|A long, long, time ago, before "The Lord of the Rings" came to the screen, before "Harry Potter" had even been conceived, before "The Neverending Story" showed us the dangers of reading a book, there were some Gelflings... remember them?
In the 1980's muppet-animated flick "The Dark Crystal", the elf-like Gelfling race (elf, Gelfling...? I doubt that's a coincidence there) was subject to mass genocide by the skeletal, birdlike (and evil) Skeksis on the basis of a prophecy that a Gelfling would mend the shattered Crystal at the re-unification of the three suns (The Great Conjunction), and thereby end the reign of the Skeksis once and for all, the Crystal itself having been nearly destroyed many many centuries before the story begins. "The Dark Crystal" is a tale of two Gelflings, Jen and Kira, who are the only known survivors of their race, on a quest to save their world from the reign of the (evil) Skeksis and restore the Crystal the Skeksis have cracked. And that's your plot in a nutshell.
Ok, so the plot is basic and, if you haven't actually seen the movie (or are too young to remember), might be seemingly trite and clichéd, but what really makes this film enjoyable is the incredible puppetry of Jim Henson and Frank Oz, and the fantastic set designs of Brian Froud. These elements come together to create an environment which is at times a little surreal in parts, and just plain goofy in others (if you liked the Ewoks in "Return of the Jedi", however, you shouldn't have a problem), but overall the movie contains some thoroughly entertaining eye candy.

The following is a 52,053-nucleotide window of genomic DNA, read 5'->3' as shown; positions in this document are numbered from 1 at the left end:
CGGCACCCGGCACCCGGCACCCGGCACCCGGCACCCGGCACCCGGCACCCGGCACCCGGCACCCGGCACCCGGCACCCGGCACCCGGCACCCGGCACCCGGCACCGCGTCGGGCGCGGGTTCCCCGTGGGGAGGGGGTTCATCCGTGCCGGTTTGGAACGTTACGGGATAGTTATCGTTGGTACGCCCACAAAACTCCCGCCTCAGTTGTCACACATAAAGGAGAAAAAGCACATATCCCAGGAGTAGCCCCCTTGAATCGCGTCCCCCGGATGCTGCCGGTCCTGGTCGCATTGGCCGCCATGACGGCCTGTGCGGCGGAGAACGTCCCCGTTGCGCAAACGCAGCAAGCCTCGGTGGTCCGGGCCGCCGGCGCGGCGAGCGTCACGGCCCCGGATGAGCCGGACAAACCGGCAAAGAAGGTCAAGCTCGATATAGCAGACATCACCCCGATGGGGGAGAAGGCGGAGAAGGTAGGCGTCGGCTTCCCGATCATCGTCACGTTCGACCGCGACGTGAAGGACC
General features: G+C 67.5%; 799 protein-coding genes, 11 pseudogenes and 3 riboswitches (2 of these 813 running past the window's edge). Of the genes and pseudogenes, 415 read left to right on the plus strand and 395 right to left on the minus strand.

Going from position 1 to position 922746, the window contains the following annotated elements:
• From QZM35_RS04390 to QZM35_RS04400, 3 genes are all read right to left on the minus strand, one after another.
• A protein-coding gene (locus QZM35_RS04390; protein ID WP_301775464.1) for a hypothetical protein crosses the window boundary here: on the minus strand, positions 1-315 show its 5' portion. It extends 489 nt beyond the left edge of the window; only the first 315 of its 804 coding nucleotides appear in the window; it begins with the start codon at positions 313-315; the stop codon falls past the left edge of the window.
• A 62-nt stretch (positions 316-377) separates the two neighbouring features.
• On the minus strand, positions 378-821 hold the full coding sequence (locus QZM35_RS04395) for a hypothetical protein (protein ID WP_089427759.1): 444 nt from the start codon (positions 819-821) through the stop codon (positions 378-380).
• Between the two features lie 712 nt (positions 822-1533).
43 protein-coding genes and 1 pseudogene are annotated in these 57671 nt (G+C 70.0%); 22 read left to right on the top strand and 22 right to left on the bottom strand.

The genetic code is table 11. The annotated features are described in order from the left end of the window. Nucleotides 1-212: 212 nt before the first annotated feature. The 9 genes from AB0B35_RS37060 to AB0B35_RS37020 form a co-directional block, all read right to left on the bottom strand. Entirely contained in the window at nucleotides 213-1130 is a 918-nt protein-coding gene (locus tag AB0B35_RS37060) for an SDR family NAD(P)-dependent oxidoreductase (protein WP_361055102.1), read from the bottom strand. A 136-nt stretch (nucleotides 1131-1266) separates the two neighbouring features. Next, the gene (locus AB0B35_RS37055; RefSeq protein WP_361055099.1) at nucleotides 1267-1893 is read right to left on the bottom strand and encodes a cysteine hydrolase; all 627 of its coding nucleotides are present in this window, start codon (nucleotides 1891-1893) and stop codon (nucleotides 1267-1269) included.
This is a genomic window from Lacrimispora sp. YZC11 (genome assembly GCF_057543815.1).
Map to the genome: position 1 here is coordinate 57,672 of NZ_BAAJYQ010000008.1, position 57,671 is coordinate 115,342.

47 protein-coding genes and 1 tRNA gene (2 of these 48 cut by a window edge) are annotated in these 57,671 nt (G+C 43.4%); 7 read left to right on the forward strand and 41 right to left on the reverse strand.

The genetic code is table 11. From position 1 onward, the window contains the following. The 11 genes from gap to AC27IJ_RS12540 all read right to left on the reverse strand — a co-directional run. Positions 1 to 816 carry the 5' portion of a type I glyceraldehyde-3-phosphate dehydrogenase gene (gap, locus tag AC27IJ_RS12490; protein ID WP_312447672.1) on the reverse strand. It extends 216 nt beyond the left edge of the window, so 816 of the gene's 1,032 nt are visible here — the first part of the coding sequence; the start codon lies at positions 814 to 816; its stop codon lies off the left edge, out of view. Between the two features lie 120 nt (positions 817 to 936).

You might think that after 20-plus years, a film like this might hardly be remembered. You'd be thinking wrong. Recently, this reviewer had the unique opportunity to attend a showing of the film in Los Angeles, and record numbers showed up for the event (which was, by the way, a midnight-only showing) The audience was filled with fans who had seen the movie numerous times on TV, VHS, and DVD, but nevertheless, laughed at the funny parts and were moved at the emotional scenes. The entire experience filled me with a bittersweet sort of nostalgia -- with Henson's death and the onset of digital imaging, it is unlikely that another movie such as "The Dark Crystal" will ever be made again. The technique is time consuming, expensive, and too "hokey", it would seem, for today's audiences.
But many Elfwooders remember "The Dark Crystal" fondly from their childhood as one of their first introductions to fantasy, and there are probably many who can trace their love of the genre directly to The Dark Crystal. As such the film probably deserves more respect than it gets, despite moments of occasional "cheese" factor. "The Dark Crystal" is available worldwide on VHS and DVD, and makes for perfect rainy day or Friday night movie-watching. Check your local video store for details.
Rating: 5 fairies for the vision, scope, and atmosphere; 3 faeries for the actual delivery of the tale
Starring: Frank Oz, Jim Henson, and a little furball named Fizzgig. I want one.
Director: Gary Kurtz and Frank Oz
Official Website: http://www.henson.com/
Remember it? Get nostalgic with us.